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Don't forget to make some memories!

Traditions

Traditions

A few months ago, I gave each of my grandchildren a new book to start their summer reading (in the case of the youngest, his summer listening). My daughter gave me guidance on good topics for each of them, and the impromptu gift was successful enough for the oldest to ask, “Ama, is this a tradition?”

What a great question! Traditions give us intentional ways to make memories with our children and our grandchildren. Doing something once might be considered an event, but twice makes an event into a practice or a habit, and, voilà, a tradition is born. The cost in dollars need not be expensive. Your time and thought are at the heart of providing pleasant, memorable connections with your family—traditions.

I’ve reminisced about traditions from our eighteen summers.

  • Some were seasonal. We always started fall with a trip to the apple orchard, and most years we took a picnic lunch and did a little hiking while we were in the mountains.
  • Some were tied to events, like a loose tooth that finally led to a celebratory visit from the tooth fairy or reading aloud on our way across the country to Grandma’s house.
  • Some involved food, like the baking of chocolate chip cookies every time it snowed. We live in the south, so we celebrated snow and even granted exemptions to heavy frost. We kept a good supply of chocolate chips in the freezer to be ready to bake at a moment’s notice.

My grands are young, and we have begun a new set of eighteen summers with them. We already have some traditions they enjoy, but I am on the lookout for ways to add new memories to our family history.

We enjoy on-the-go traditions.

  • Rides in the car after Sunday church
  • Throwing Frisbees in the yard or swinging at the park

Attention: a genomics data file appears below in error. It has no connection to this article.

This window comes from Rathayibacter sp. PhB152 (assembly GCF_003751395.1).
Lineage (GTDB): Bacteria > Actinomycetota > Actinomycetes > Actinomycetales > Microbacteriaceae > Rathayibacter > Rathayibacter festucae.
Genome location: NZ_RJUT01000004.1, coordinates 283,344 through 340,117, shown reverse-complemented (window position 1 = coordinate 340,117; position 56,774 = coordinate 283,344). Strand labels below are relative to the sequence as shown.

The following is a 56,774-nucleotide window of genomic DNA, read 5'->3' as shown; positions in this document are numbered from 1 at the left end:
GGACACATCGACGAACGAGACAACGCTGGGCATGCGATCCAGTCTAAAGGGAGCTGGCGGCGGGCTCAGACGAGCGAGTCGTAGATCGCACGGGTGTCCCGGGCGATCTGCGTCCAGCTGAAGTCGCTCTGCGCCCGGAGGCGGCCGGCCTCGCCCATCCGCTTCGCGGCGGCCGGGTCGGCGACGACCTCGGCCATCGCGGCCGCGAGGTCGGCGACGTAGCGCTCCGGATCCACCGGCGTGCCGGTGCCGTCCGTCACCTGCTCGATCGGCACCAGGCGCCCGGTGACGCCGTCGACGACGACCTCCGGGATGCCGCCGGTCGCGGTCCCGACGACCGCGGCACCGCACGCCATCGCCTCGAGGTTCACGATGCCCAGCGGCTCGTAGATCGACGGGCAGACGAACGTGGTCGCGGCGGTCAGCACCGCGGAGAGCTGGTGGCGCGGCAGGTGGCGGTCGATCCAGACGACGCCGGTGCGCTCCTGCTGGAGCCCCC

• Filling the birdbaths with fresh water or taking nature walks
  • Collecting shells or rocks
  • Splashing in the kids’ fountain downtown

We also enjoy quiet-and-slow traditions.

  • Read together in a favorite chair (You can read through Skype, if you live a distance away.)
  • Send a postcard (one to each child) when we are on a trip (even if we get home before the card arrives). What child doesn’t love receiving something in the mail?
  • Color or play with Playdoh at the kitchen table or paint the basement floor with water
  • Play table games or make puzzles
  • Snuggle or give a back rub

“Oh,” but you say, “Those aren’t traditions. You are just playing with them.” Maybe so, but these are the things they want to do with us every time we are together. These are the things that make their eyes sparkle. These are our traditions, our memory makers. What are yours?

And in case you were wondering, yes, a new book at the beginning of summer is our newest tradition.

We love to hear from you, so please share your traditions with us!

By: Nancy Lohr

Join us at www.just18summers.com for our parenting blog each Monday-Friday and for info about the Just 18 Summers novel.

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